Wright celebrates the work of Charlotte Perriand, one of the most influential designers of the late 20th century, known for her all-encompassing approach to designing for “the art of living”. Wright has over $4 million in sales of Perriand's exquisite works and a 75% sell-through rate.
Five Things to Know about Charlotte Perriand
Perriand first garnered attention in 1927 when she converted her apartment into a bar to showcase her designs in chrome and tubular steel. Of Bar Sous Le Toit (Bar in the Attic), a critic remarked: “One cannot imagine anything fresher or more youthful.”
In 1927 Perriand approached Le Corbusier to work for him and he famously replied “We don't embroider cushions in my studio.” Undeterred, she invited him to Bar Sous Le Toit and he was impressed. The two would go on to create numerous iconic pieces of 20th century design together, also working with Pierre Jeanneret.
Perriand worked with Jean Prouvé in 1937, when they teamed up to design military barracks, furnishings and temporary housing.
In 1940 Japan's Ministry for Trade and Industry invited Perriand to help bring Japanese design to a wider audience. She lived there for three years, and then spent three years in Vietnam; the materials, techniques and forms she encountered greatly shaped her later designs.
Her Les Arcs furniture series, which spanned over twenty years, was inspired by and named after the ski resort in Savoy she visited as a child. She also designed several ski resorts over the course of her career.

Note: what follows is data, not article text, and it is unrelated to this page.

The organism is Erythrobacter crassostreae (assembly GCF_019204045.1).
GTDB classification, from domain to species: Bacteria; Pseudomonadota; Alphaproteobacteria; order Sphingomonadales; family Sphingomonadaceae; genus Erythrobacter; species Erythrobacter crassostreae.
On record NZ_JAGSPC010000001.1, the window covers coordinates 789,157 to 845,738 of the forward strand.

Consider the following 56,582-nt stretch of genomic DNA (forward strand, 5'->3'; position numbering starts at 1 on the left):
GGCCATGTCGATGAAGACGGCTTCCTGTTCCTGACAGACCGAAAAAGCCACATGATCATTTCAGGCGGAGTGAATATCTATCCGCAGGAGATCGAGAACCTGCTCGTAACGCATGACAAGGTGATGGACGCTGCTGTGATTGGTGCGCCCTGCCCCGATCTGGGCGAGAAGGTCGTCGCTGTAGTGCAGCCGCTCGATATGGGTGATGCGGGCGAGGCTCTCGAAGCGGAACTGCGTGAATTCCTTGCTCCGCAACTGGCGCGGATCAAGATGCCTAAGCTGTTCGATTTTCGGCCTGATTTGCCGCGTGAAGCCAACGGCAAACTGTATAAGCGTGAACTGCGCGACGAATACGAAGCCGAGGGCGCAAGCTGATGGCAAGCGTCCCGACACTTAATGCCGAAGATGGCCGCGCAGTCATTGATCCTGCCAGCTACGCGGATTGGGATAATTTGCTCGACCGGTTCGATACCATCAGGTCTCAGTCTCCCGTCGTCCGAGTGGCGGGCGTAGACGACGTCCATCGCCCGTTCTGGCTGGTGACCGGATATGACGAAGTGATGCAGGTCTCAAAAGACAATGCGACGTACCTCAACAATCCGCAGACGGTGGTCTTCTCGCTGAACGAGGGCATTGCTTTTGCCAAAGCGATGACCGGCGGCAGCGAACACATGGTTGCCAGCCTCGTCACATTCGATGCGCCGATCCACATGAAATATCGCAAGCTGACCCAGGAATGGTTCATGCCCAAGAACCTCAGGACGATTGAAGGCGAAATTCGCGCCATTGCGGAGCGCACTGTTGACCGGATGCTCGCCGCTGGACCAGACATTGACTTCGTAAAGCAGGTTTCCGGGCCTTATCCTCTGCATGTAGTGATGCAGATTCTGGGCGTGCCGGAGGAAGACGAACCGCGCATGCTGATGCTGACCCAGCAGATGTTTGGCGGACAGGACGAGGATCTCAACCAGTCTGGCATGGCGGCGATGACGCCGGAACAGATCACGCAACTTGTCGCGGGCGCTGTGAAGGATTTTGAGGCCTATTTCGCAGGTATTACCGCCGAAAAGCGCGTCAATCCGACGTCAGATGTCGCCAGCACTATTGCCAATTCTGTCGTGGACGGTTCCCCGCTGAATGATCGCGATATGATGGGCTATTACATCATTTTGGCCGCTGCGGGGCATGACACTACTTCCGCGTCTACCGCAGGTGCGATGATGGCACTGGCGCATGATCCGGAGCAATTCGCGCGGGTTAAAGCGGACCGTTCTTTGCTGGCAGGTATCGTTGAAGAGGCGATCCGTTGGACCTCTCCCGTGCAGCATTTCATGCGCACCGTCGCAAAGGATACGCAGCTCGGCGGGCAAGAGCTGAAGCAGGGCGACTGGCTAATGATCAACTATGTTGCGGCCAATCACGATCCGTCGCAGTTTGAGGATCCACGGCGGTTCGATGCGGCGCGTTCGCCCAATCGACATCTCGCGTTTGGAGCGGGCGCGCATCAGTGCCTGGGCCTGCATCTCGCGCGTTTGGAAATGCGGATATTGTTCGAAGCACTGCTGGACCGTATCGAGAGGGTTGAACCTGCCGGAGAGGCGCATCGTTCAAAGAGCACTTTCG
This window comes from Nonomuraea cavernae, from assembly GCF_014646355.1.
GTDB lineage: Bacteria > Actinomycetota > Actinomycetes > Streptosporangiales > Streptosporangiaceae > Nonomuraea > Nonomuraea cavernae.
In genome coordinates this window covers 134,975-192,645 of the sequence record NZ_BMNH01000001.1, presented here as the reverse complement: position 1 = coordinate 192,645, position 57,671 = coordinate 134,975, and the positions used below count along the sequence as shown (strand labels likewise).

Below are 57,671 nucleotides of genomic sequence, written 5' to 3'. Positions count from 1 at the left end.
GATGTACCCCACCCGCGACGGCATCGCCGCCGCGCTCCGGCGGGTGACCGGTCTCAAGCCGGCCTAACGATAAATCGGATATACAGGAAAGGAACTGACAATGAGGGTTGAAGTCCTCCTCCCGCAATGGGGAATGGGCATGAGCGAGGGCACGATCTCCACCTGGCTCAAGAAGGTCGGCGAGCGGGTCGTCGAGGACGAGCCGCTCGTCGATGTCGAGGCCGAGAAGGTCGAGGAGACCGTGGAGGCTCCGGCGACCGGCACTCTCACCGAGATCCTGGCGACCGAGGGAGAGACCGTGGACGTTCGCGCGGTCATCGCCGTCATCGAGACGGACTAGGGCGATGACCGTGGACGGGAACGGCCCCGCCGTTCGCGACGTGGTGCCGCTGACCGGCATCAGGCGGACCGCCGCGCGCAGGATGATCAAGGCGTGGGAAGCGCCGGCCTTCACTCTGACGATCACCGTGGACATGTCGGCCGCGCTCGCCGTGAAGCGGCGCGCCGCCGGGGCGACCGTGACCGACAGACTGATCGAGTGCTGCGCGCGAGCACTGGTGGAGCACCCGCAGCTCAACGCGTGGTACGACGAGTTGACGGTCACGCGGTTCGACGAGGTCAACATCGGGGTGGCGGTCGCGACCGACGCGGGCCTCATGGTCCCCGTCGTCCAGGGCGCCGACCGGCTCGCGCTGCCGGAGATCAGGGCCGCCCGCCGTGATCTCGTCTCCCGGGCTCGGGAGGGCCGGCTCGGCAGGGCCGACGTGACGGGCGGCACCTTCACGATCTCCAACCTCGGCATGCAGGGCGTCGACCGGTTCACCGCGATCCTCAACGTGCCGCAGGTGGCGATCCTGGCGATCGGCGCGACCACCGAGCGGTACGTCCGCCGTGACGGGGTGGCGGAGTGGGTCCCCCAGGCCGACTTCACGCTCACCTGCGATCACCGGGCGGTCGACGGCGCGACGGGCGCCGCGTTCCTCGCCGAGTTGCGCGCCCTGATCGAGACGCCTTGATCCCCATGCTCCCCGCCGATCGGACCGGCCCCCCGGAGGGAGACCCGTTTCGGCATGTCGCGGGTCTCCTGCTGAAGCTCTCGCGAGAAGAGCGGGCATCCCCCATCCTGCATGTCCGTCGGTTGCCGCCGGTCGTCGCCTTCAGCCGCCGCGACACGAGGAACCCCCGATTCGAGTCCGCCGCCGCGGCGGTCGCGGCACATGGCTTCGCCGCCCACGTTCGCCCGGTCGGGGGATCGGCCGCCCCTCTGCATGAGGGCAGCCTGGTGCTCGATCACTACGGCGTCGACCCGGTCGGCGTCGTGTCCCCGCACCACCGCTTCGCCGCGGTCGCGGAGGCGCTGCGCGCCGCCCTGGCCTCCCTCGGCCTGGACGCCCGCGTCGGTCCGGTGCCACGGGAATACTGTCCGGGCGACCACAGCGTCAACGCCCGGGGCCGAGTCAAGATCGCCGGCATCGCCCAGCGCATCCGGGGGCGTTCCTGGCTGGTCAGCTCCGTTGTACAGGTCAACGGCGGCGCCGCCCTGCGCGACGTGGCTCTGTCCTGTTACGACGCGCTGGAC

The extension of the art of dwelling is the art of living—living in harmony with man's deepest drives and with his adopted and fabricated environment.
Auction Results Charlotte Perriand
What is the crucial element in domestic equipment? We can answer that immediately: storage. Without well-planned storage, it is impossible to find space in one’s home.
Charlotte Perriand 1903–1999
At the age of twenty-four Charlotte Perriand approached Le Corbusier and asked to join the designer’s famed studio. While studying at Paris’s École de l’Union Centrale des Arts Décoratifs, Perriand read two of Le Corbusier’s most notable works, Ver une architecture and L’Art decorative d’aujourd’hui prompting her to distance herself from the Art Deco aesthetic and seek out a style more relevant to the machine-age. Le Corbusier famously turned her away, stating "we don’t embroider cushions here." Months later, after seeing her Bar sous le toi the Salon D’Automne exhibition in Paris, he apologized and hired her on. Perriand worked for him for ten years, collaborating with Le Corbusier and Pierre Jeanneret on numerous projects, most notably a set of tubular steel chairs that would become one of her most well-known designs. In the 1930s, concerned with social issues, Perriand worked to create functional and affordable designs. Moving away from the machine-age aesthetic of glass and metal, Perriand began experimenting with natural materials. She traveled to Japan as an official advisor on industrial design to the Ministry for Trade and Industry and became enamored with the simplistic beauty of Japanese design. Perriand studied local woodworking and immersed herself in the functional yet refined forms. Perriand revitalized her career upon returning to Europe in 1947, creating harmonious simplicity in her designs – what she called l’art d’habiter. She continued her collaboration with Le Corbusier on the Unité d’Habitation in Marseilles and worked with Fernand Leger and Jean Prouvé on various commissions. In 1985, her long career was celebrated with a retrospective at the Musée des Arts-Décoratifs in Paris and she remains one of the most influential designers of the 20th Century.
I’m for teamwork. I’m very interested in the life of houses. Everything is created from within, if you will – needs, gestures, a harmony, a euphoric arrangement, if possible, in relation to an environment...After all we are a part of the universe...there are no barriers.